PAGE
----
All mandatory evacuations associated with the Apple Fire were lifted Tuesday in Riverside County as the fire continued to rage in the mountains within the San Bernardino National Forest.
The fire has charred 26,850 acres, destroyed 12 structures — including four homes — injured one firefighter and was 20% contained as of late Tuesday afternoon.
Evacuation orders were lifted in the unincorporated areas east of Oak Glen Road, west of Potrero Road, and north of Wilson Street, although non-mandatory warnings were still in effect east of Potrero Road, north of Morongo Road and west of Whitewater Canyon, the U.S. Forest Service reported.
In San Bernardino County, mandatory evacuation orders were unaffected east of Oak Glen Road. Non-mandatory evacuation warnings in San Bernardino County also remained in effect in Forest Falls, Rimrock and Pioneertown.
The American Red Cross closed its temporary evacuation center at Beaumont High School at 7 p.m. Tuesday, but residents under the Oak Glen evacuation order could receive assistance from the Red Cross by calling 571-595-7774.
According to Cal Fire investigators, the massive blaze that started in Cherry Valley was sparked by a malfunctioning diesel vehicle that was leaking burning matter from its exhaust pipe, triggering three separate blazes that eventually merged into one about 5 p.m. Friday in the area of Apple Tree Lane and Oak Glen Road.
Fire officials are estimating the blaze could be fully contained as soon as Aug. 17, according to Kate Kramer of the U.S. Forest Service.
The head of the Apple Fire is on a mountainside in San Bernardino County, according to the USFS. Two Cal Fire air tankers and 12 water-dropping helicopters were working to establish containment boundaries, as more than 2,500 personnel on the ground gradually attempted to encircle the brusher.
The fire is continuing to spread north, deeper into San Bernardino County, and east into the San Gorgonio wilderness, according to fire officials. Overnight, firefighters continued building containment line along the south, southeast and southwestern areas of the fire’s perimeter, leading to the increased containment percentage reported Tuesday morning.
“Fire activity is being driven primarily by record low moisture content of the vegetation combined with high temperatures and low relative humidity,” the forest service said.
One USFS firefighter suffered minor injuries overnight, Kramer said.
Gov. Gavin Newsom announced the state will receive a Fire Management Assistance Grant from the Federal Emergency Management Agency to help ensure resources will be available to fight the brush fire.
The grant will also allow local, state and tribal agencies responding to the fire to apply for 75% reimbursement of their eligible costs, Newsom said.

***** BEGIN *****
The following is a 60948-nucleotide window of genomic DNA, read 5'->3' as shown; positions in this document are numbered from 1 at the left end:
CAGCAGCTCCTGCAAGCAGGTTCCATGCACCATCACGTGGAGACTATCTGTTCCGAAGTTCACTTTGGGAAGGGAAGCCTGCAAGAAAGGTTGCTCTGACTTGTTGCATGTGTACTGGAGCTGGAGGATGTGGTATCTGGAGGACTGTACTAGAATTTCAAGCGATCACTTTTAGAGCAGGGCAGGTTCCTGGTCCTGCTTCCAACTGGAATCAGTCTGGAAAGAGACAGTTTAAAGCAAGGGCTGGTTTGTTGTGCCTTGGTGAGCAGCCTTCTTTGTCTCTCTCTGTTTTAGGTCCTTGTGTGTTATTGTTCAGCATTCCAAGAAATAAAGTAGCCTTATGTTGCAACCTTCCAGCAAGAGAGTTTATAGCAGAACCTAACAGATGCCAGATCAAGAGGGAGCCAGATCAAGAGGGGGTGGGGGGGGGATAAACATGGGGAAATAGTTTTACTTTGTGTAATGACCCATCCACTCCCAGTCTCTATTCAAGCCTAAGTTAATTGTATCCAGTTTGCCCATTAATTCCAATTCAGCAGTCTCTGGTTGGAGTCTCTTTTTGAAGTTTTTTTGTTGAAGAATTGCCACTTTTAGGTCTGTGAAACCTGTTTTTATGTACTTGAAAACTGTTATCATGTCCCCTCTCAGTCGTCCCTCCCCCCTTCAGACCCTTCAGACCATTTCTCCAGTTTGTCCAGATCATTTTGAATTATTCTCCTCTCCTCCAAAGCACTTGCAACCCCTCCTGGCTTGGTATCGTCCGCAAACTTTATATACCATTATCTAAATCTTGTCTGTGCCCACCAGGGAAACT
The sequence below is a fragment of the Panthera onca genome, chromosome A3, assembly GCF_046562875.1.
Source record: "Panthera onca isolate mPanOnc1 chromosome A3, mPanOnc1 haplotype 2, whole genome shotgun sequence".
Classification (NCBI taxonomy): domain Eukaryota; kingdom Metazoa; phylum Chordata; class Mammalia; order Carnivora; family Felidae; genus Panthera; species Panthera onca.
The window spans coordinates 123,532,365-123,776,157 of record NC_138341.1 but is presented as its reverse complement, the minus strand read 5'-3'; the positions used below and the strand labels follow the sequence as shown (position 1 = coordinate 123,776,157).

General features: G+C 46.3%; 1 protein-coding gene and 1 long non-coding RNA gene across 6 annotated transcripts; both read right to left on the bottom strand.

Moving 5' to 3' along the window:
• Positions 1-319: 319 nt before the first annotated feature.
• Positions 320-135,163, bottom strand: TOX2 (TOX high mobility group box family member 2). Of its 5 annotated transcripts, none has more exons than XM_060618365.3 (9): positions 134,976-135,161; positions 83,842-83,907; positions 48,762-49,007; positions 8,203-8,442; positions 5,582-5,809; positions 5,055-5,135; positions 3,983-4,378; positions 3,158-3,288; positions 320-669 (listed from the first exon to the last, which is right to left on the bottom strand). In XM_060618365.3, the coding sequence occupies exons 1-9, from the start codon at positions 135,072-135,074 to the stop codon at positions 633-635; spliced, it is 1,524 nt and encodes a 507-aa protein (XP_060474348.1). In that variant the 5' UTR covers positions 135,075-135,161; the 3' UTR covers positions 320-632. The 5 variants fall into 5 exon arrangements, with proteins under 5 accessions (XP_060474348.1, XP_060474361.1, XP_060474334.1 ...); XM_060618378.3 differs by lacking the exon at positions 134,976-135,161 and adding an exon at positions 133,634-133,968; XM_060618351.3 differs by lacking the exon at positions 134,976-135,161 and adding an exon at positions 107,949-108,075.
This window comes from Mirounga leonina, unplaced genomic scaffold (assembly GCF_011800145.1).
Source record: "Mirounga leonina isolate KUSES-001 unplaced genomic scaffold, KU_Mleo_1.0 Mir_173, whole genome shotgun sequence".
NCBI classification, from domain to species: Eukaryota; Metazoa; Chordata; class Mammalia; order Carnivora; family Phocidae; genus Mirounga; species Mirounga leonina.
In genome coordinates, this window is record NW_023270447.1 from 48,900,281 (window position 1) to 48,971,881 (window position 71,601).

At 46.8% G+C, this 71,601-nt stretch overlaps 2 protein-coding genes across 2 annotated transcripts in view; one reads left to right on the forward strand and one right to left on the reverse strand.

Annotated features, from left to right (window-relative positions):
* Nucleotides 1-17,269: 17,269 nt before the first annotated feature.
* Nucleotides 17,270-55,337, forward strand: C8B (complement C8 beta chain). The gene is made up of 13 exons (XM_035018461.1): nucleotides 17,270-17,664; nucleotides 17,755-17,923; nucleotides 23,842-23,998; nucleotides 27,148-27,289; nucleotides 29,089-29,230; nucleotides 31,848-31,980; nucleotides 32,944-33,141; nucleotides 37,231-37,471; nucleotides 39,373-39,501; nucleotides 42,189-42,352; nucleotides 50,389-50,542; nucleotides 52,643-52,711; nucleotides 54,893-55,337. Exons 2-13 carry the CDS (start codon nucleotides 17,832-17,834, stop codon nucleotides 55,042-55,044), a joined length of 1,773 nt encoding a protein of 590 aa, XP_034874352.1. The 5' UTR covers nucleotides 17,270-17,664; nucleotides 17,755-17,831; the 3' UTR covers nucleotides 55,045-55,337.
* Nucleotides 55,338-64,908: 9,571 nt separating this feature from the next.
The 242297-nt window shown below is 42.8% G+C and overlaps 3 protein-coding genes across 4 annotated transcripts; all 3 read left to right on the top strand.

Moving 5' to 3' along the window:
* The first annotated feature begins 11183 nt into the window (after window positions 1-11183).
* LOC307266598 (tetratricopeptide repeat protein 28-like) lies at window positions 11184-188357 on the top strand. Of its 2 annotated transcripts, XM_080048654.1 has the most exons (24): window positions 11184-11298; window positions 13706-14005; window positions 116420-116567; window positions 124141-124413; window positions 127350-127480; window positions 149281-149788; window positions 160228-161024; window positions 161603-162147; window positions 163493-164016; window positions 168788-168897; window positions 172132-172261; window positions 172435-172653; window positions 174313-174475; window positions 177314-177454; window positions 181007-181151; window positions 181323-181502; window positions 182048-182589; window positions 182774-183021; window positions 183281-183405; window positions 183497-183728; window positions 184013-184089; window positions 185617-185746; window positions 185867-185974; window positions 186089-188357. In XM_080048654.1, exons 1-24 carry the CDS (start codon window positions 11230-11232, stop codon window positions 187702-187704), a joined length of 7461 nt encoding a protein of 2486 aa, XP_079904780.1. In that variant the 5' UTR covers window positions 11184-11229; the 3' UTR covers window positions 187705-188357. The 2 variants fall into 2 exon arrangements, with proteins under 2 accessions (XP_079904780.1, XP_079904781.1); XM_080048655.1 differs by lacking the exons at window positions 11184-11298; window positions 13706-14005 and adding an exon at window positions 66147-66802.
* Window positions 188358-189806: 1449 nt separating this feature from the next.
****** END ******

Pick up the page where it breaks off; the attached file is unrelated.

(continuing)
Officials estimated that 2,600 residences and 7,800 people have been evacuated since the blaze began.
The American Red Cross reported Monday night that its volunteers had found lodging at nearby hotels for 114 people, and that its volunteers would remain in the area Tuesday serving food to evacuees.
On Sunday morning, management of the incident transitioned to California Interagency Incident Management Team 2. A public information line was established at 909-383-5688.
The smoke column from the fire was visible throughout much of Southern California.
Along with county fire crews, personnel from the Calimesa, Morongo, Murrieta, Palm Springs, Cathedral City, Huntington Beach, Hemet, Pechanga, San Bernardino, Soboba, Los Angeles and Los Angeles County fire departments were sent to assist under a mutual aid request.
At the request of fire commanders, Southern California Edison turned off electricity along Oak Glen Road and surrounding side streets to prevent additional fires from breaking out as burned power poles collapsed and dropped transmission lines. The practice is known as a “public safety power shutoff.”
Initially, two fires were reported at 5 p.m. Friday in the area of Apple Tree Lane and Oak Glen Road on the north end of the unincorporated community bordering Beaumont, and merged into one by 5:45 p.m. Firefighters sent to the location encountered three blazes coalescing in a drainage with heavy vegetation.
Reports initially indicated witnesses saw a man walking along the roadway igniting fires amid dry and brittle conditions and triple-digit heat, but Cal Fire debunked those rumors and said black soot belching from a diesel exhaust pipe sparked the fire.
“The determination is reinforced by multiple independent witnesses, as well as supporting physical evidence,” according to a Riverside County Fire Department statement.
Anyone with further information about the start of the fires was urged to call the Cal Fire hotline at 800-633-2836. Callers may remain anonymous.
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